by Dean A. Hoffman
“Hoffman, the problem with racing today is that the people who own racetracks hate horse racing.”
That statement was made to me several years ago by my longtime friend Jay Farrar, who has spent his life in harness racing.
Jay was voicing his concern that so many tracks were owned by gaming companies that held their noses and agreed to conduct horse racing to get licensed as gaming operators. His statement wasn’t all that incisive when he made it, but it cut to the chase of the problem that horse racing faces in the current environment.
If track owners hate horse racing, who will promote our beloved sport? Look in the mirror. It’s up to us.
If harness racing needs a New Year’s Resolution for 2019, it’s that everyone involved should make an effort to promote the business in some way.
First, let me add that I don’t think all tracks have abandoned promotion of racing. Certainly I have nothing but high praise for Hoosier Park and I’ve heard the same from many people. The job Hoosier did in playing host to the Breeders Crowns in 2017 under very adverse circumstances got universal kudos. Jeff Gural and his staff at the Meadowlands have certainly promoted harness racing and maintained a high standard of integrity. Other tracks have also made a commitment.
Still, racing is almost an afterthought at some tracks. Tracks which once had publicity and marketing personnel now must rely on the kindness of strangers from the racino staff to get any promotional efforts.
Perhaps seven years ago or so, I moderated a panel on promoting racing at a conference hosted by Standardbred Canada in Windsor, ON. One of the obvious questions that arose was, “Who pays for racing promotion?”
The obvious answer is “the tracks” but several people quickly pointed out that the racing’s business model had flipped in the racino era. Track ownership was focused on promoting the most profitable part of the business — gaming operations — and not on horse racing. Many people felt that the funds allocated to purses should be invested in promoting of racing.
A lively debate ensued, shall we say. One person argued that it was not proper to use money intended for purses for promotion. He angrily emphasized that each dollar used for promotion instead of purse money is a dollar “stolen” from owners, trainers, drivers, grooms, etc.
So who promotes racing today?
Racing. It’s up to the folks in racing. We hold our destiny in our hands.
Some organizations in racing are already doing this. I realize that resources are limited but so much can be done.
What about handicapping tips for newcomers at the track? These could easily be implemented by a horsemen’s group. I think every handicapping seminar for fans has paid dividends at the pari-mutuel windows. They should be done regularly, not sporadically.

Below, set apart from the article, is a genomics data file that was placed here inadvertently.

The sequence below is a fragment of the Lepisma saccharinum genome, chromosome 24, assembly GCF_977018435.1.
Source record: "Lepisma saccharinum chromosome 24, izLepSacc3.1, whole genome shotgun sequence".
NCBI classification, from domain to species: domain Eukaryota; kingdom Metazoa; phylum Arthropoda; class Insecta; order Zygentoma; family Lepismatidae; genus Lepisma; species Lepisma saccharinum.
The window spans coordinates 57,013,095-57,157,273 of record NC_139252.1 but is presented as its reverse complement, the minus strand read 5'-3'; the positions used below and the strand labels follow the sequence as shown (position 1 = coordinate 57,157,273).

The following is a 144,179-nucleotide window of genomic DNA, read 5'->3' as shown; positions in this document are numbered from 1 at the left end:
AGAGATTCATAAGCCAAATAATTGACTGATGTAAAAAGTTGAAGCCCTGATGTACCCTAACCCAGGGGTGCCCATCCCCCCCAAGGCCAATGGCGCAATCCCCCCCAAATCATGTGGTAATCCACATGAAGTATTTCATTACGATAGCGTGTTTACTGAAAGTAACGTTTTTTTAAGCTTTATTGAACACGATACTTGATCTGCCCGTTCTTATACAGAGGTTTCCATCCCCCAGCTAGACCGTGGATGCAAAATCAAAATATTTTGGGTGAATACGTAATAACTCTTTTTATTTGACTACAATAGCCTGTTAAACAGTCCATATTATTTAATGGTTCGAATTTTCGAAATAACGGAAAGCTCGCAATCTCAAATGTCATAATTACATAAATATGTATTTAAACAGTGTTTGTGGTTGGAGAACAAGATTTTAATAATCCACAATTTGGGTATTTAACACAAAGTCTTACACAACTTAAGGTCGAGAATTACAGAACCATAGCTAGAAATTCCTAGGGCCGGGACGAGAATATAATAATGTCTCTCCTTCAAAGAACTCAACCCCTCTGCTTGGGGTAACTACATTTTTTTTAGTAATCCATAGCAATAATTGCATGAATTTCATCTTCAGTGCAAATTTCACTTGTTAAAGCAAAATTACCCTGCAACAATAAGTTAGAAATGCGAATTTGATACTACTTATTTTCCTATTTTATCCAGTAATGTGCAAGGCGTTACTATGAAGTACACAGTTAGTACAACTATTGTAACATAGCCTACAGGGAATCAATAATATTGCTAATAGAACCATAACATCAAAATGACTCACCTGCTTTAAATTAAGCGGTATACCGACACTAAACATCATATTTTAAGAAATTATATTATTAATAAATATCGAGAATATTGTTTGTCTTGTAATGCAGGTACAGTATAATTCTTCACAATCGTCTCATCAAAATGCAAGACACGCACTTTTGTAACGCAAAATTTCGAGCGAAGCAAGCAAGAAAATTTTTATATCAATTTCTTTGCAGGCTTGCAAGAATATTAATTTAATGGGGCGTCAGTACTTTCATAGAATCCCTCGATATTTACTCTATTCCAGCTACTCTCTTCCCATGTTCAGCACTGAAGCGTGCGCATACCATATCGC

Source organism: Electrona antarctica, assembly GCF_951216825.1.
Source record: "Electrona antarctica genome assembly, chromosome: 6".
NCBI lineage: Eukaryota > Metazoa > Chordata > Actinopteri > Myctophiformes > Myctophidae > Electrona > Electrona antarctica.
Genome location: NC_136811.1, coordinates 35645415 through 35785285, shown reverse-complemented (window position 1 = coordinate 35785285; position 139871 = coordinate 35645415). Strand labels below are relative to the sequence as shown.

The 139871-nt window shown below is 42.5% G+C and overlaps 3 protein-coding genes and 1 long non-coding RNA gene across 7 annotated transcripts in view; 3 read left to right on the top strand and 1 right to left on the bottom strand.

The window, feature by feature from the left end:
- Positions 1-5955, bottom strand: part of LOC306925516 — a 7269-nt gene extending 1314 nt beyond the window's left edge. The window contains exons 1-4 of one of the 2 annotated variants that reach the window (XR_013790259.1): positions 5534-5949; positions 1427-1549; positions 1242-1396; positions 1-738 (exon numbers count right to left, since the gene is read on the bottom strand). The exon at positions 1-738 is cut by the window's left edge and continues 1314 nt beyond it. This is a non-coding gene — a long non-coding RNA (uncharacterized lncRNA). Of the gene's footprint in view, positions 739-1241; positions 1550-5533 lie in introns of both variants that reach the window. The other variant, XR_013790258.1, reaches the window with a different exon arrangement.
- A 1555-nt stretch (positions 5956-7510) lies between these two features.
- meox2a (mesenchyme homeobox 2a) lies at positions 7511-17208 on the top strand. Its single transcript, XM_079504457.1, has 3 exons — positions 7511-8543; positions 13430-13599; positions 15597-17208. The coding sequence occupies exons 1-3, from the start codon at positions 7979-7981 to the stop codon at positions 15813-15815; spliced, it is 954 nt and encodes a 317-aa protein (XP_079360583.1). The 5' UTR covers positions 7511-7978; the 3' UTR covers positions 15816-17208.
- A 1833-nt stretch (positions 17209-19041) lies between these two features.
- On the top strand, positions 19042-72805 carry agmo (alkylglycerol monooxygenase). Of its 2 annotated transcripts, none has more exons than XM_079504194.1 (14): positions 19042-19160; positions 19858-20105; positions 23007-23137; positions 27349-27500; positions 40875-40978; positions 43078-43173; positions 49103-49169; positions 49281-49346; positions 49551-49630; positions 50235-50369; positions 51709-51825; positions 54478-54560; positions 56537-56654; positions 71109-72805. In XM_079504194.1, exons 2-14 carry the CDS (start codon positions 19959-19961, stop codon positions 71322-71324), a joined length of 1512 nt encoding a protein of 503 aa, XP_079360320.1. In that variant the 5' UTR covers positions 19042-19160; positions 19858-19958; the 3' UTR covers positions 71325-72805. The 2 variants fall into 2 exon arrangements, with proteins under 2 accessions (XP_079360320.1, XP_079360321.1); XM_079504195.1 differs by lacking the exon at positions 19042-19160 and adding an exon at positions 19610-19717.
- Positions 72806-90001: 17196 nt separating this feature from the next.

I just returned from several days in Vegas and the casinos are always anxious to teach newbies how to play blackjack or roulette. Casinos want you to understand the games because they know they’ll reap the rewards. Ditto for horse racing.
I’ve always believed that horse racing programs are a major turn-off to first-time fans. No newbie can possibly decipher all those numbers and symbols the first time they come to a track. But local horsemen could easily find someone to educate new customers on reading a program.
(Efforts to provide new customers with simplified programs are laudable.)
Some tracks still have decent stable areas; some don’t. I always thought that backstretch tours were wonderful way to educate people about what happens behind the scenes in harness racing.
(I once interviewed some racing customers who knew absolutely nothing about what horses did between races. Training, vet care, shoeing, nutrition — these were things they never simply considered. They told me they thought the horses just were pulled in from a field an hour before they raced. Seriously.)
If a track doesn’t have a presentable stable area, perhaps there is a training center nearby. Tours of the training center could be offered free to fans. It might require renting a bus or a couple vans, but it would be a good investment for local horsemen to promote the product.
Ditto for breeding farms. I’ve found few things more enchanting in my life than the sight of mare and foals romping in fields of green grass. Stallions can be showcased, too. This might seem removed from actual racing and the betting windows, but I think these are great way to build true harness racing fans.
Depending on time available and locations, it would be possible to offer fans a combo tour of a training center and breeding farm. In this way, we can build a foundation of customers who see harness racing as far more than just random horses going in circles.
(Again, I know such things have been done in the past, but they should be done regularly to reach as many people as possible.)
The ideas are endless. But it requires a commitment.
Remember, when tracks have no interest in promoting racing, it’s up the people and organizations within racing.
Here’s to a great year for harness racing in 2019.